these injection ing advances in techniques for this important face, hands research for the and breasts treatment of corroborates heart attacks, the value of fat congestive as a volumizheart failure, a ing agent. Also, myriad of joint over the years diseases, neuI have noted rodegenerative this procedure diseases such is valuable as Alzheimer’s in improving and Parkinappearance of son’s disease, the overlying peripheral vasskin as has Dr. cular disease Coleman and and diabetes. many other The impresresearchers. sive findings This first came seem to be Dr. Tom Crais to light in the occurring treatment of because these scars and other body and facial microscopic stem cells taken defects. This continued to be from the tissue around fat seems further evaluated by the U. S. to have the ability to “home” military in concert with research toward areas of injured tissue grants through the University of where low oxygen exists (for Pittsburg under the direction of example, scars). Once these little Dr. Peter Ruben in consultation smart cells make their way to with Dr. Coleman. the injured and diseased area, It seems that a face lift today they then have the ability to would not be a meaningful face develop into a multitude of tissue lift without fat grafting, either cell types such as bone, muscle, done simultaneously or after the nerve, blood vessels and skin. lift, because of the skin rejuveThey seem to do this via the help nation that occurs after fat stem of what are called growth factors cell injection. which stimulate them to emulate The data on the value of stem and rejuvenate the local tissues. cells for therapeutic medicine is Although there are numerous growing so rapidly it is difficult adjuncts to this procedure, such to keep up with. At the annual as the Brava® breast expander International Federation of Adiand the Cytori® cell expander, pose Therapy and Science (IFthe basic technique is quite ATS), hosted by the University straightforward with equipment of Texas Southwestern Medical available today. Essentially, fat Center in Dallas, very promising is harvested with a special tube reports from a myriad of surto draw out the fat. It is then geons from universities around spun in a simple table-mounted the world reported truly amazcentrifuge to separate the layers

of growth factors, stem cells, fat cells and unwanted fluid and particles with inflammatory triglycerides therein. Selected portions of this mixture are reinjected in very minute amounts into the areas needed with a specialized micro cannula. These little “energizer” cells then go to work rejuvenating the tissues in their immediate environment. During my three decades of plastic surgery and over four decades as a physician, I have never experienced rejuvenation of tissue for face or breast as effectively and as naturally as with fat-derived stem cells. This new area is termed regenerative medicine and it seems that many areas of therapeutic intervention will benefit from this technique. With ongoing interest, I hope to provide more informative data regarding ADSC therapies for not only cosmetic use, but also for advances in the treatment of other diseases of the heart, brain, joints and traumatic injuries. tws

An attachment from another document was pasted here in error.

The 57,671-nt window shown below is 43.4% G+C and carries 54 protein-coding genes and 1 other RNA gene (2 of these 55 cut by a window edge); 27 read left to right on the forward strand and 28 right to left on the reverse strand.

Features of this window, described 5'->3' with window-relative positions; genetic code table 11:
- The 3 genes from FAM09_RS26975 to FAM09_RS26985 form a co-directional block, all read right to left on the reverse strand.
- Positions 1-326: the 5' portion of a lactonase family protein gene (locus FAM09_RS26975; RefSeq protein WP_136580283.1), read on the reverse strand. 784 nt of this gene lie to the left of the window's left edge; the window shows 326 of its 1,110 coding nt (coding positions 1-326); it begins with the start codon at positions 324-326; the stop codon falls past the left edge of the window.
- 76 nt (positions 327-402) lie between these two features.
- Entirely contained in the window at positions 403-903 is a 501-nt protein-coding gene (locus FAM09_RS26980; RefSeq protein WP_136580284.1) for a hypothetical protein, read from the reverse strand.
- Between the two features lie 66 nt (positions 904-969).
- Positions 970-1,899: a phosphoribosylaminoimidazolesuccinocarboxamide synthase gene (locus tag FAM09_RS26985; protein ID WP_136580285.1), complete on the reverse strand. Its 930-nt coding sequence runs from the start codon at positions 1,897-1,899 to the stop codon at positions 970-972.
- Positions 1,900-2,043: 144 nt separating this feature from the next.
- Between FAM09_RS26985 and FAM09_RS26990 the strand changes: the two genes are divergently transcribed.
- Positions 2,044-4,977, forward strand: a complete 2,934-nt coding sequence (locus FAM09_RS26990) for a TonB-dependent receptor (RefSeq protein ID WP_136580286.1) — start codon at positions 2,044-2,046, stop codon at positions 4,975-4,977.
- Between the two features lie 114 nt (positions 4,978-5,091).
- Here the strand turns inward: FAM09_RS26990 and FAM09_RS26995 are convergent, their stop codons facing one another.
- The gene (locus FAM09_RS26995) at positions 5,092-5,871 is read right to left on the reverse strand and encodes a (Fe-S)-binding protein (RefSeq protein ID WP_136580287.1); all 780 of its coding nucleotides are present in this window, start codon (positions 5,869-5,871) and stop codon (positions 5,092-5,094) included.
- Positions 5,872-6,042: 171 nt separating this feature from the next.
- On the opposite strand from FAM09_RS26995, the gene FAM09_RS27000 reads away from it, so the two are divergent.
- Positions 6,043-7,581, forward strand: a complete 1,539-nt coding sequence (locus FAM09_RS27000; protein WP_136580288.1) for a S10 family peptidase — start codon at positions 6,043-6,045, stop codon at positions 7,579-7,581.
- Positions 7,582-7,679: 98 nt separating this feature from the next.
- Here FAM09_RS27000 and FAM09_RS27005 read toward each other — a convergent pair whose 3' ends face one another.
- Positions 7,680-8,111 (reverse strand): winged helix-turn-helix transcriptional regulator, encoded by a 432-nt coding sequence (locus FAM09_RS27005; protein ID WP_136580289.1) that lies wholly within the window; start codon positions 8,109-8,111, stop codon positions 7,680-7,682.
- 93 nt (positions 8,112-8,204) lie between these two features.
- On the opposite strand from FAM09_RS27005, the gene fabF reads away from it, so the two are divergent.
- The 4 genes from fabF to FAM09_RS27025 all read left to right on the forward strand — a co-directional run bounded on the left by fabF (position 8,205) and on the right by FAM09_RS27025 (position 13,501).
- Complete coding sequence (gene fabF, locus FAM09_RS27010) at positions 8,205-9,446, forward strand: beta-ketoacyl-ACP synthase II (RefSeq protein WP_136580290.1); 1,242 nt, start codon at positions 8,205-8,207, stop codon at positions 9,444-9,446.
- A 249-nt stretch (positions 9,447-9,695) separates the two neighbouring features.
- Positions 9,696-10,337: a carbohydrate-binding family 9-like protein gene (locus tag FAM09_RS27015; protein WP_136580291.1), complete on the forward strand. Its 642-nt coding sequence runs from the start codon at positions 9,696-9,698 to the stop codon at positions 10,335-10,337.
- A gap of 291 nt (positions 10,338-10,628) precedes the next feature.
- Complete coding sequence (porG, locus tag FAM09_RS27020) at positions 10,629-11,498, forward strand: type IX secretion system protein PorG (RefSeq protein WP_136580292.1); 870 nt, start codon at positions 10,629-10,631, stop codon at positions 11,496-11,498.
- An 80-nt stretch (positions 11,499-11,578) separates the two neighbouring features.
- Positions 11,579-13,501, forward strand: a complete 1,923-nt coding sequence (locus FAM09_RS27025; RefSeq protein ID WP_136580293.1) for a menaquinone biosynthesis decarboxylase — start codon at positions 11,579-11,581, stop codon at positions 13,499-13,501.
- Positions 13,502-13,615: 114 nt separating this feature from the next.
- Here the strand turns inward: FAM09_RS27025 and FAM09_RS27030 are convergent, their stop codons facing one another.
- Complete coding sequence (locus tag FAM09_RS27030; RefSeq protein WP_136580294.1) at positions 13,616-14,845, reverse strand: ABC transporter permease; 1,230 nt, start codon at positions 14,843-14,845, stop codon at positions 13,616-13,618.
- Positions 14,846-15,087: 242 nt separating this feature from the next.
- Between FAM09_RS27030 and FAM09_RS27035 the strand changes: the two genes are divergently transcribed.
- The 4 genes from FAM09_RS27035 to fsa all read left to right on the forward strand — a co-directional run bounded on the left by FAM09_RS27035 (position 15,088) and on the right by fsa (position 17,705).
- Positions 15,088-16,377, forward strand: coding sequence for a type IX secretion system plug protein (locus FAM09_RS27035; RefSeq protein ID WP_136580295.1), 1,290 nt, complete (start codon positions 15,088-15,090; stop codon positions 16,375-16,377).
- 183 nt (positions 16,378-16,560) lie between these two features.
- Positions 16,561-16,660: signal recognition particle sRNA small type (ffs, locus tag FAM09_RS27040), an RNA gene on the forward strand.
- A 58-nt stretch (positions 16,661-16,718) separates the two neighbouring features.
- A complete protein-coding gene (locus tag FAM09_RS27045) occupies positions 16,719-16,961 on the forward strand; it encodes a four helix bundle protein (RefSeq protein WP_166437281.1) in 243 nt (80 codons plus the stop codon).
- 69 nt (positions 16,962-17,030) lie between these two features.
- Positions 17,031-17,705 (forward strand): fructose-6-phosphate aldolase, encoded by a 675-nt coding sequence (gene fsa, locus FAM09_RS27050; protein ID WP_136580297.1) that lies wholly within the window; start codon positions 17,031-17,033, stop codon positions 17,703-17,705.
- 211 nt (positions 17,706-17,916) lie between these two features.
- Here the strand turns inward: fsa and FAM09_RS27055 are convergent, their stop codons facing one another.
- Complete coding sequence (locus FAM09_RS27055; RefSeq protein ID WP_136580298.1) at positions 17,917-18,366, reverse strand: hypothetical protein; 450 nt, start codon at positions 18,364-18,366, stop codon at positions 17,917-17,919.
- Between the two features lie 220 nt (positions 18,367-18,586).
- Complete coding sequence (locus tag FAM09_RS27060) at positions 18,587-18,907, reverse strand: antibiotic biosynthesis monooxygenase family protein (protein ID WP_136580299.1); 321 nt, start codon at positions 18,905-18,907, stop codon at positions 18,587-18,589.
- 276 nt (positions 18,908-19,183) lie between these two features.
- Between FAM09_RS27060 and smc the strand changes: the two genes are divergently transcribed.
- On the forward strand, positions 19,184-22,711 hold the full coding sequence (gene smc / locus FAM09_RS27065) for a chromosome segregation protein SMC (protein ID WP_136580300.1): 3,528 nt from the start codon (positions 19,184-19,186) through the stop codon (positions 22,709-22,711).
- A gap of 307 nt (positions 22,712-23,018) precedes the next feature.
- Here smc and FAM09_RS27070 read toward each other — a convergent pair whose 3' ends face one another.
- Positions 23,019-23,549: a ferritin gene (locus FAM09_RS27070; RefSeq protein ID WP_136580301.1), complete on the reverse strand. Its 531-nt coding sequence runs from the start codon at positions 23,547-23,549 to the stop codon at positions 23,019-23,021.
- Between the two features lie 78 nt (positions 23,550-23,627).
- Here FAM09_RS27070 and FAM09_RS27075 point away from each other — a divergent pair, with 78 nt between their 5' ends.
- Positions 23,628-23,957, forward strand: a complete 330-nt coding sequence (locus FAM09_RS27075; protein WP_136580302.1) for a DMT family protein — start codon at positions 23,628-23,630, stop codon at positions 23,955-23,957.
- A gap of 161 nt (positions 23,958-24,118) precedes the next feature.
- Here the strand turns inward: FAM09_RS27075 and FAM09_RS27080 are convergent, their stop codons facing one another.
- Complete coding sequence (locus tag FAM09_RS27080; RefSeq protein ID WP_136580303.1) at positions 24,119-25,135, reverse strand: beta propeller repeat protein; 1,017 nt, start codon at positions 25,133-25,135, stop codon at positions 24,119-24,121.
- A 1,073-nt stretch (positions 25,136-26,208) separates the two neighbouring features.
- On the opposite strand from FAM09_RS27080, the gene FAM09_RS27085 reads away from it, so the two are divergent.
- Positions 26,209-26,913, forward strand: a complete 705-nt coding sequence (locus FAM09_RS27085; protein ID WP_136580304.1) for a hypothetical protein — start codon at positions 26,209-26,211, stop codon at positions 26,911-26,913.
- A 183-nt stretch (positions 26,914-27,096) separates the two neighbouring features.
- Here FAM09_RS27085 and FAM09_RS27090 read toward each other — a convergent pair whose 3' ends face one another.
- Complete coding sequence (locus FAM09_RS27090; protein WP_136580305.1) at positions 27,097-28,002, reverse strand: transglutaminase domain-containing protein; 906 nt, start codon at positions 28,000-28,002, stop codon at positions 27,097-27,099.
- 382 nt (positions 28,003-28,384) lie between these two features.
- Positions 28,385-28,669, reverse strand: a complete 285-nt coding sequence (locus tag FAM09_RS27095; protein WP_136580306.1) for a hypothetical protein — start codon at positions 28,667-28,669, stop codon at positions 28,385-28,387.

ABOUT THE AUTHOR

Dr. Tom Crais completed a five-year general surgery residency at Boston University and then went on to New York University where he completed both a residency in plastic surgery and a fellowship in microsurgery. He was a clinical instructor in surgery at New York University Medical Center and Louisiana State University Medical Center. He specializes in aesthetic plastic surgery incorporating the latest techniques, such as fat grafting for facial rejuvenation. Dr. Crais practices in Hailey at 315 S. River St. Direct all inquiries to: tomcrais@aps.svcoxmail. com

Vending (food, beverage, arts and crafts, antiques, etc.) applications are now being accepted for the Bellevue Labor Day Celebration. The Bellevue Labor Day Celebration is a two-day event in Bellevue at Memorial Park. Every year we have thousands of people in the park to see the great music and have family-friendly fun. If you are interested in participating in this awesome event, please e-mail bellevuemarket@gmail.com or call Jana at 208-720-2445.

Interpretive Exhibit

The Hailey Rodeo Park Interpretive Exhibit has received a $4,000 grant from the Idaho Humanities Council for Rodeo: A Story of Community. For more than a century, the rodeo grounds site has functioned as a community gathering place. Ultimately, the goal of the reconstructed Hailey Rodeo Park is not only to provide an ongoing, reinvigorated gathering place for residents and tourists alike, but also to provide a gathering place for stories that connect the present with the past and promote a meaningful sense of community identity. The project continues to seek donations of artifacts, photographs, film footage, original printed matter (fliers, programs, advertisements) and stories related to the history of the rodeo or the history of the site. The project also welcomes monetary assistance. The following items are of specific interest: 1954 copy of Argosy Magazine, which documented the appearance of Slim Pickens in the 1953 Hailey rodeo, where he dazzled the crowd with his bullfighting and comedy routines; chaps, reins, boots; i.e., a complete rodeo cowboy outfit; Sawtooth Rangers Riding Club uniform; additional rodeo queen trophies, outfits, hats, boots, etc. Anyone with items that may be of interest for inclusion in the exhibit can contact Tracy Anderson at Hailey City Hall at 788-4221, ext. 26.